Although the events are fairly linear and you cannot affect the outcome of the story, you can take slight detours for additional scenes. For example, choosing the “wrong” choice may require you to repeat a certain section in order to achieve the desired result, but you will see additional dialogs or events in the process. There were some parts where I was a little puzzled and it took me a little while to figure out how to progress, which largely meant figuring out who to talk to and in what order to complete the memory properly or else I’d stay stuck in a time loop.


At certain intervals, you will be blocked from progressing further in certain Remembrance Routes and Destruction Battles, and you will be prompted to reach a certain milestone before continuing. This could be completing a set battle, seeing a certain remembrance event, or unlocking a specific number of Mystery Files – additional knowledge you can purchase from the menu with the points you’ve earned from skirmishes. destruction.


13 Sentinels Destruction game modes

I didn’t mind these obstacles to progress, as they served as a reminder not to get too carried away in the Souvenir sections. Switching between the two main modes breaks up the gameplay so you don’t get too tired of constantly doing the same thing. Destruction battles were a welcome distraction at times, though it’s sadly the weakest part of the game when all is said and done.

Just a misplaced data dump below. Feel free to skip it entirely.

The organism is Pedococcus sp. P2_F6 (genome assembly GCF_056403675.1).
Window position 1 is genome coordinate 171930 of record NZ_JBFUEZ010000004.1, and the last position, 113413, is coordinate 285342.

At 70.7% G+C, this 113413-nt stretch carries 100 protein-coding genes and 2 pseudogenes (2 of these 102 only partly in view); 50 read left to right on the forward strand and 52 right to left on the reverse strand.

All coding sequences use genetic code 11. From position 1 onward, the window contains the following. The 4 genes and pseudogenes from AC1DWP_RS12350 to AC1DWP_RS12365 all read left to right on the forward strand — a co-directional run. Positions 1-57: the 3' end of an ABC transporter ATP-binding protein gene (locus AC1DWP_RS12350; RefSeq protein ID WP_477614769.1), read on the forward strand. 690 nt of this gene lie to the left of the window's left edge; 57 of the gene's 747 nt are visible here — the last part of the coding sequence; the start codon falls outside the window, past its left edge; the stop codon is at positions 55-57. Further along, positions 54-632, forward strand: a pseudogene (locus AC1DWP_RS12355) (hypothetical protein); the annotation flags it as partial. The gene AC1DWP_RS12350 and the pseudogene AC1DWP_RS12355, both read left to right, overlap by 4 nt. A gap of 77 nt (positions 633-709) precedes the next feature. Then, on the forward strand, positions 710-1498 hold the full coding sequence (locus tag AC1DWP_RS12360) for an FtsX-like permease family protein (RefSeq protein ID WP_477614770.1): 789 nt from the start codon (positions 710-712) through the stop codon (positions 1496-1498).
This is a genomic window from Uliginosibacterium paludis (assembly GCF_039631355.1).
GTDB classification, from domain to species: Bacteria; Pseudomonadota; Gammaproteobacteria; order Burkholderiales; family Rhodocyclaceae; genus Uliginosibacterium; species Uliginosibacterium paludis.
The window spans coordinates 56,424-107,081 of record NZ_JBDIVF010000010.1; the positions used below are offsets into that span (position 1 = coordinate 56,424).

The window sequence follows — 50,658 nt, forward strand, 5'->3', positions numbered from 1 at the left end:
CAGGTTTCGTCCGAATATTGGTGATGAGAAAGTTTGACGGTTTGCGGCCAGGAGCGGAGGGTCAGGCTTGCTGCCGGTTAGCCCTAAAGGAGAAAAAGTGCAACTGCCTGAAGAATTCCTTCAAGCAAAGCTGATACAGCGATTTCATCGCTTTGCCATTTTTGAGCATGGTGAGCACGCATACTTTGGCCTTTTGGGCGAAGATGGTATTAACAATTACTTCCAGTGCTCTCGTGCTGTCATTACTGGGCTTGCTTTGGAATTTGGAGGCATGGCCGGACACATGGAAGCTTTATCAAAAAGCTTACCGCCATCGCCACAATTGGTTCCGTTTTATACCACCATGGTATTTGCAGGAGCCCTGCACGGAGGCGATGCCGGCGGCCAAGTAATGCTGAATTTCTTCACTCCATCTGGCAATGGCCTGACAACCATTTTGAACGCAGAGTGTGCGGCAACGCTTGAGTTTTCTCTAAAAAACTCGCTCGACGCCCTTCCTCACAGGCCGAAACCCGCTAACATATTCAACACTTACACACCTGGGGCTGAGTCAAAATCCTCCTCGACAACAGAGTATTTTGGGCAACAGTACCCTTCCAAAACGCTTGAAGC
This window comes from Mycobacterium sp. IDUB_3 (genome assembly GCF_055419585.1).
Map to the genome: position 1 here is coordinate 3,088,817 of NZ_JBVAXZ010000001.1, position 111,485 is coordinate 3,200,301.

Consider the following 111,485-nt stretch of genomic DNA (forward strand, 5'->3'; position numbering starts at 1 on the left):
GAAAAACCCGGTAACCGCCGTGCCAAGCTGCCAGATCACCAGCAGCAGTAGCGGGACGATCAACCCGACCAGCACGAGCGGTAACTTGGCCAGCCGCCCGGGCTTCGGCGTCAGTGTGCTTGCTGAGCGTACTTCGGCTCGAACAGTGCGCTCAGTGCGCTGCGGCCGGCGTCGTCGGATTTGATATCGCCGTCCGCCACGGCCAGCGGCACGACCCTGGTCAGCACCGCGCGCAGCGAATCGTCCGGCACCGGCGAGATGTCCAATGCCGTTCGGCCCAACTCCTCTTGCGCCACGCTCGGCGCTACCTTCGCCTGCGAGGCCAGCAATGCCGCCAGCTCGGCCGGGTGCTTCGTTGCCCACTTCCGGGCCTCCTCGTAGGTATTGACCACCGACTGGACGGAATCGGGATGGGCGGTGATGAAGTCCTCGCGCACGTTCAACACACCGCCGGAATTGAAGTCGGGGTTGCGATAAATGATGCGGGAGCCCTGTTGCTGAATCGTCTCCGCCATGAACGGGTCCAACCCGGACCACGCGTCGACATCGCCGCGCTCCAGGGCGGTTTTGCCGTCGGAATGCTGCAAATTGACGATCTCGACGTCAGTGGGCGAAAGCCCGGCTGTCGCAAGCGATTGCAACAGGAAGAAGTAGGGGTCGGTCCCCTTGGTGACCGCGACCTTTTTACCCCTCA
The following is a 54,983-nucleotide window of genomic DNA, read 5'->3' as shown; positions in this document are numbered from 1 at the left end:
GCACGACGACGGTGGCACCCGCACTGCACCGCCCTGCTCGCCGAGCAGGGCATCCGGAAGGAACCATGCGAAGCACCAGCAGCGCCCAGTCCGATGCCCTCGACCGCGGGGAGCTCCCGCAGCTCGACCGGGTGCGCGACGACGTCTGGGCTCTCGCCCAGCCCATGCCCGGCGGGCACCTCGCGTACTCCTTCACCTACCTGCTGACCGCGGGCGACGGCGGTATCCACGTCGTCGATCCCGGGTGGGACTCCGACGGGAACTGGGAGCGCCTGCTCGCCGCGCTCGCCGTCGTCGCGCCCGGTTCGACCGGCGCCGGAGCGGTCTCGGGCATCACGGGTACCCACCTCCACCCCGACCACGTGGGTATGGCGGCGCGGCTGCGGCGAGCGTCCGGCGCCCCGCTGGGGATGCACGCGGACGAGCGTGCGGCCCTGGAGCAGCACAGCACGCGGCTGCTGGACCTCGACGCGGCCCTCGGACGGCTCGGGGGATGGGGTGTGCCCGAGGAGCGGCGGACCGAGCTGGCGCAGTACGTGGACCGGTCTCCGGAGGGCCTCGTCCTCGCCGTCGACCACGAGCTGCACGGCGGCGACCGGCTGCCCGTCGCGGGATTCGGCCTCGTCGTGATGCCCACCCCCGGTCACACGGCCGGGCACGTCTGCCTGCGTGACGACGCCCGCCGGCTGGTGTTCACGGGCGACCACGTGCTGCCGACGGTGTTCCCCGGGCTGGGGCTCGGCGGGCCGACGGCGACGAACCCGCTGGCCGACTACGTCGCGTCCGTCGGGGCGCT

Destruction is basically a tower defense game where you have to defend a central terminal while beating wave upon wave of Deimos. You control your pilots on a 3D city map, employing different strategies to defend and attack as needed. You pick and choose which pilots to send into the field, all of whom have different roles, such as melee, long range, all-rounder, and more. Each character and their Sentinel can be upgraded with new abilities to further mix up the way you play too. Yet it’s so easy that such improvements often seem like an afterthought.